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Conscientious workers face exhaustion

Posted on 26/01/2017
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Going above and beyond the call of duty comes at a cost to personal well-being and family responsibilities, despite the link between being conscientious at work and career success according to new research from King’s and the University of Bath.

By studying employees in a UK customer call centre for a retail bank, the team led by Professor Stephen Deery from the School of Management and Business at King’s found that going the extra mile at work left employees emotionally exhausted and grappling with work-family conflict.

The side effects of conscientiousness were more striking where employees were already doing well at work. These employees were faced with sustaining high performance alongside the extra tasks and responsibilities that their managers were more likely to delegate to them because of their hard-working and dependable nature.

Professor Stephen Deery, who led the research, said: ‘At the moment individuals are faced with balancing the benefits of a better appraisal against the cost to health and family time. Companies that are designing people management policies need to ensure that the short term gains made by encouraging employees to go the extra mile are not outweighed in the longer term by the personal costs of this behaviour.’

Employees in the study reported that they felt emotionally drained and ‘used up’ because of their work and were struggling with balancing family life alongside work.

Increasing competitive pressures are pushing employers, particularly in customer service environments, to look for ways to improve organisational performance and this typically involves urging employees to be ‘good citizens’ by going the extra mile.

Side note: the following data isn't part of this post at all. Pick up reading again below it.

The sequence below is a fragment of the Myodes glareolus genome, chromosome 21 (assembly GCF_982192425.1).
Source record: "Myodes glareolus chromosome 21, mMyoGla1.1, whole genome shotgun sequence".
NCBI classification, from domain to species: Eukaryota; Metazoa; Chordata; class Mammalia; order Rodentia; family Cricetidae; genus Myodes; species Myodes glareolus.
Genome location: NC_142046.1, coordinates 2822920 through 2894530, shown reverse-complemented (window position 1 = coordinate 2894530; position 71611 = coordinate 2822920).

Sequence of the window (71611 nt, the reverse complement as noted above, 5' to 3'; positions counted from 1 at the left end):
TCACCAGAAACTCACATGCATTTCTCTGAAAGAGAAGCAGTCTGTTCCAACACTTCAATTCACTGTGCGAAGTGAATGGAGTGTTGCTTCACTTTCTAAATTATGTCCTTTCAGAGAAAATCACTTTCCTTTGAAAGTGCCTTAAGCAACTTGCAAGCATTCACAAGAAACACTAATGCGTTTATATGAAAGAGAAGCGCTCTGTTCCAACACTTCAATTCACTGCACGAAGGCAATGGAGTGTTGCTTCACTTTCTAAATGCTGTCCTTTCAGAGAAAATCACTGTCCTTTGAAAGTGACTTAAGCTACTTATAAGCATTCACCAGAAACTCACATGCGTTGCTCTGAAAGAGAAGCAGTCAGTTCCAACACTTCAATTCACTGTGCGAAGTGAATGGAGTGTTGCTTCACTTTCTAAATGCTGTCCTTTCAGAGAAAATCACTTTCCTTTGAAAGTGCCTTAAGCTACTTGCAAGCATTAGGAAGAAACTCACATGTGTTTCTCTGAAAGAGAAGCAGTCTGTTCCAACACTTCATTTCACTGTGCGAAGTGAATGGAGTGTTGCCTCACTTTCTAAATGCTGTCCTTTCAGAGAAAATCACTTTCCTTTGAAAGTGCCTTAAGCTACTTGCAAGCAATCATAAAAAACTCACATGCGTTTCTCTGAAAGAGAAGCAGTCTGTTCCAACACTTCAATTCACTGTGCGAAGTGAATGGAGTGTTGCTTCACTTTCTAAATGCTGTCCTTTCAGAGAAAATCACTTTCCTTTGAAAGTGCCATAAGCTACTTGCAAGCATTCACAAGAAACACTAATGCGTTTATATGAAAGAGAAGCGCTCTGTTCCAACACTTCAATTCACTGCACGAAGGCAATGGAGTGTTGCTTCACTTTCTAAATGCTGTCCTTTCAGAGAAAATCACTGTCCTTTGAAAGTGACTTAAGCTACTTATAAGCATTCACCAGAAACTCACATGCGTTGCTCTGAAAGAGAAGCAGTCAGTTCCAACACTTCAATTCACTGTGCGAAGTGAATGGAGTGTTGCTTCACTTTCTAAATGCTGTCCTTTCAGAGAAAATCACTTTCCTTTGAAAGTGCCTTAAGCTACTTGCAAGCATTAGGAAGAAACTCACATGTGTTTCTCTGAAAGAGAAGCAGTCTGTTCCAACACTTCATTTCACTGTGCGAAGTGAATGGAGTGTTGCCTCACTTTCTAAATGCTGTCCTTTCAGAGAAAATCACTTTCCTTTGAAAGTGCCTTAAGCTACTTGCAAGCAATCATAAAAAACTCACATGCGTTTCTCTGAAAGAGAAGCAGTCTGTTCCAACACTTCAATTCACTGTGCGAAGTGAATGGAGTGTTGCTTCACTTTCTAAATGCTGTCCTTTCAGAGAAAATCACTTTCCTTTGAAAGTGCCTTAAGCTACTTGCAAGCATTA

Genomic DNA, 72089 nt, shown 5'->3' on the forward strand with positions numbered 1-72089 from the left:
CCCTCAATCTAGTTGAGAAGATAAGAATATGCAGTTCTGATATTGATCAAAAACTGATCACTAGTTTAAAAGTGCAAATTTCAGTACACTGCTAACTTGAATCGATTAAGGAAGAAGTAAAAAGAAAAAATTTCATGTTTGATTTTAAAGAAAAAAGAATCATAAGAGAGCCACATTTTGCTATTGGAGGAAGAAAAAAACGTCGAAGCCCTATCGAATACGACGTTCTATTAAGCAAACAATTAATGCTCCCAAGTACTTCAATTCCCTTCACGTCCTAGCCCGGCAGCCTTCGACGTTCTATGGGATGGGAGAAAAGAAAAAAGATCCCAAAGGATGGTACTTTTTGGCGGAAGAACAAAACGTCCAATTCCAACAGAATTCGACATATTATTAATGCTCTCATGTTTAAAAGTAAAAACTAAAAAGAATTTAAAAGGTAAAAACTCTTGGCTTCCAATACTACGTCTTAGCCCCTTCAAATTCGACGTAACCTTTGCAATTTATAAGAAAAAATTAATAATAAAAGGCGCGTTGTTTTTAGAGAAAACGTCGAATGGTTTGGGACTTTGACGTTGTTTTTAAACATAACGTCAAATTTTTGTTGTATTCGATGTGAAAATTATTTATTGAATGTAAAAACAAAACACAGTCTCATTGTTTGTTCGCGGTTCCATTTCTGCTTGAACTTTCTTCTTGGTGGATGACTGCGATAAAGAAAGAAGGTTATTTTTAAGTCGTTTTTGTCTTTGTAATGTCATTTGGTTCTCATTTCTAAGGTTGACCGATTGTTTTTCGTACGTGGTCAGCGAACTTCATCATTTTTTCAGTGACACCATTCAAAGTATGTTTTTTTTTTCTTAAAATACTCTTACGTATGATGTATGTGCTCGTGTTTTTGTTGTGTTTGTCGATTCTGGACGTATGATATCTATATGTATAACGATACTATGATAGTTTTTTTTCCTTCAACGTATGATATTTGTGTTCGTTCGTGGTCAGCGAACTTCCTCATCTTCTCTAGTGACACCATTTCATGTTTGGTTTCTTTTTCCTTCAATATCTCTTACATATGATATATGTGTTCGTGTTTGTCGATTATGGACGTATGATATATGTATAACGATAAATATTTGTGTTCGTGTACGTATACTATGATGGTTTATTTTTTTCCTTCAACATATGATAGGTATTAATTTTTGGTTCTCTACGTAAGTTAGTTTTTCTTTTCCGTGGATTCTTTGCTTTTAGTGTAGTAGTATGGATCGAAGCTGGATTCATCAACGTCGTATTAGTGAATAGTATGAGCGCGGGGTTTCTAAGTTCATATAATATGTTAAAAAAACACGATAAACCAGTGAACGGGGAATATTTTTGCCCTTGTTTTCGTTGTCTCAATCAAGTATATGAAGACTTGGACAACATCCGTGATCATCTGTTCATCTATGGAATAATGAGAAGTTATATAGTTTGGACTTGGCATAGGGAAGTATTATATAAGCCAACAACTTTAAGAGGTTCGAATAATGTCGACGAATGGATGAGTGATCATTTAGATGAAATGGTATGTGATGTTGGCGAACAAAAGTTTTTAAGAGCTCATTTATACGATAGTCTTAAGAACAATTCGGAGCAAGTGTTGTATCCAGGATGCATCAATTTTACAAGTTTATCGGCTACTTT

As well as improving the performance of the team and organisation it puts employees in good stead with managers for decisions on performance ratings, promotion, training and pay. Little has been known about the effect of this perceived ‘win-win’ on personal and family life.

The researchers studied a number of types of behaviour that could impact on employee well-being including helping colleagues at work and striving to avoid work conflict, but conscientiousness was seen to be more time-consuming and therefore have a greater impact.

The study, entitled The costs of exhibiting organizational citizenship behaviour, was published in Human Resource Management.

Dr Bruce Rayton, from the University of Bath’s School of Management, said: ‘Conscientious workers typically don’t want to let down their employers or customers down. They throw themselves into their job, consistently making an extra effort, to the extent that when they get home at the end of the day they feel physically and emotionally exhausted. Essentially they’re experiencing a type of burnout, and that’s damaging to health and well-being, and family life.’

The researchers studied a final sample of 79 employees through surveys completed by call centre supervisors and customer service agents.


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